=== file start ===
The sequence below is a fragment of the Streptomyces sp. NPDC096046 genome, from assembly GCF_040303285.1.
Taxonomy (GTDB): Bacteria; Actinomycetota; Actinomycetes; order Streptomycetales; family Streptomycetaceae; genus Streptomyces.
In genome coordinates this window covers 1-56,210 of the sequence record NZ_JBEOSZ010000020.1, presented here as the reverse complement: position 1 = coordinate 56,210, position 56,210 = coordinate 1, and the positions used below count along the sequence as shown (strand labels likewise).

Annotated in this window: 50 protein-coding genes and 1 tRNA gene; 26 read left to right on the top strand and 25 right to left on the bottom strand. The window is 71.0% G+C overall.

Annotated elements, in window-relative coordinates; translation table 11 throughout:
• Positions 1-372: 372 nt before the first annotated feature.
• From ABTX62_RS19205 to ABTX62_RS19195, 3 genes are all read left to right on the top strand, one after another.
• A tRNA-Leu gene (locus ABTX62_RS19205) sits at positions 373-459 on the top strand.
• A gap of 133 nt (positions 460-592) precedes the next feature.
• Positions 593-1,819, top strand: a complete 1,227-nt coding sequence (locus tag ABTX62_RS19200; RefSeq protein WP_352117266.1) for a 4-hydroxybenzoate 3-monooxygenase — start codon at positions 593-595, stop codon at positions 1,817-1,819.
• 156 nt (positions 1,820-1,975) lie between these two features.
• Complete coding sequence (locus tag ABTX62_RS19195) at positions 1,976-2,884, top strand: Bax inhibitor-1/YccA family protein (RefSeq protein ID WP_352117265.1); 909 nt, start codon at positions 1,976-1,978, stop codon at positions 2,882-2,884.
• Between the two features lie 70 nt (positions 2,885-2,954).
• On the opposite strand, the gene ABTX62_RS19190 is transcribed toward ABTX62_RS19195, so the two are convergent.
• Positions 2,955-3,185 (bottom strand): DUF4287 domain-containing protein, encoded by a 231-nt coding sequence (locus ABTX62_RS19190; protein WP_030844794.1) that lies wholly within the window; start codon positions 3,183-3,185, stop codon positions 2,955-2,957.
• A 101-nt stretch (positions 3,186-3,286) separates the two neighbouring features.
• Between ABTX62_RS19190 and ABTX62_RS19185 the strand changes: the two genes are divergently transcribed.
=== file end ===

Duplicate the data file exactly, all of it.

The sequence below is a fragment of the Streptomyces sp. NPDC096046 genome, from assembly GCF_040303285.1.
Taxonomy (GTDB): Bacteria; Actinomycetota; Actinomycetes; order Streptomycetales; family Streptomycetaceae; genus Streptomyces.
In genome coordinates this window covers 1-56,210 of the sequence record NZ_JBEOSZ010000020.1, presented here as the reverse complement: position 1 = coordinate 56,210, position 56,210 = coordinate 1, and the positions used below count along the sequence as shown (strand labels likewise).

Annotated in this window: 50 protein-coding genes and 1 tRNA gene; 26 read left to right on the top strand and 25 right to left on the bottom strand. The window is 71.0% G+C overall.

Annotated elements, in window-relative coordinates; translation table 11 throughout:
• Positions 1-372: 372 nt before the first annotated feature.
• From ABTX62_RS19205 to ABTX62_RS19195, 3 genes are all read left to right on the top strand, one after another.
• A tRNA-Leu gene (locus ABTX62_RS19205) sits at positions 373-459 on the top strand.
• A gap of 133 nt (positions 460-592) precedes the next feature.
• Positions 593-1,819, top strand: a complete 1,227-nt coding sequence (locus tag ABTX62_RS19200; RefSeq protein WP_352117266.1) for a 4-hydroxybenzoate 3-monooxygenase — start codon at positions 593-595, stop codon at positions 1,817-1,819.
• 156 nt (positions 1,820-1,975) lie between these two features.
• Complete coding sequence (locus tag ABTX62_RS19195) at positions 1,976-2,884, top strand: Bax inhibitor-1/YccA family protein (RefSeq protein ID WP_352117265.1); 909 nt, start codon at positions 1,976-1,978, stop codon at positions 2,882-2,884.
• Between the two features lie 70 nt (positions 2,885-2,954).
• On the opposite strand, the gene ABTX62_RS19190 is transcribed toward ABTX62_RS19195, so the two are convergent.
• Positions 2,955-3,185 (bottom strand): DUF4287 domain-containing protein, encoded by a 231-nt coding sequence (locus ABTX62_RS19190; protein WP_030844794.1) that lies wholly within the window; start codon positions 3,183-3,185, stop codon positions 2,955-2,957.
• A 101-nt stretch (positions 3,186-3,286) separates the two neighbouring features.
• Between ABTX62_RS19190 and ABTX62_RS19185 the strand changes: the two genes are divergently transcribed.